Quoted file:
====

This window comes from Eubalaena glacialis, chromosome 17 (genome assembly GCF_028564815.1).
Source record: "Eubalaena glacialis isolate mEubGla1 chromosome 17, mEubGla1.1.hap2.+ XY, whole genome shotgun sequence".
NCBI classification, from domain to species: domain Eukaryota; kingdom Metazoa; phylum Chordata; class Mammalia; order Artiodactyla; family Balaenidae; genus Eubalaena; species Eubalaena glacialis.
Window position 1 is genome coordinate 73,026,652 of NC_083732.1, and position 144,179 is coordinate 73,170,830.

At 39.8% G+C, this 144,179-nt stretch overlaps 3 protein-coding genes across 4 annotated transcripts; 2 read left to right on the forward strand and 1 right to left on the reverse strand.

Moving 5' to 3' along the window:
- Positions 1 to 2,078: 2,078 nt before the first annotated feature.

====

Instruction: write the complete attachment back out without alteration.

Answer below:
This window comes from Eubalaena glacialis, chromosome 17 (genome assembly GCF_028564815.1).
Source record: "Eubalaena glacialis isolate mEubGla1 chromosome 17, mEubGla1.1.hap2.+ XY, whole genome shotgun sequence".
NCBI classification, from domain to species: domain Eukaryota; kingdom Metazoa; phylum Chordata; class Mammalia; order Artiodactyla; family Balaenidae; genus Eubalaena; species Eubalaena glacialis.
Window position 1 is genome coordinate 73,026,652 of NC_083732.1, and position 144,179 is coordinate 73,170,830.

At 39.8% G+C, this 144,179-nt stretch overlaps 3 protein-coding genes across 4 annotated transcripts; 2 read left to right on the forward strand and 1 right to left on the reverse strand.

Moving 5' to 3' along the window:
- Positions 1 to 2,078: 2,078 nt before the first annotated feature.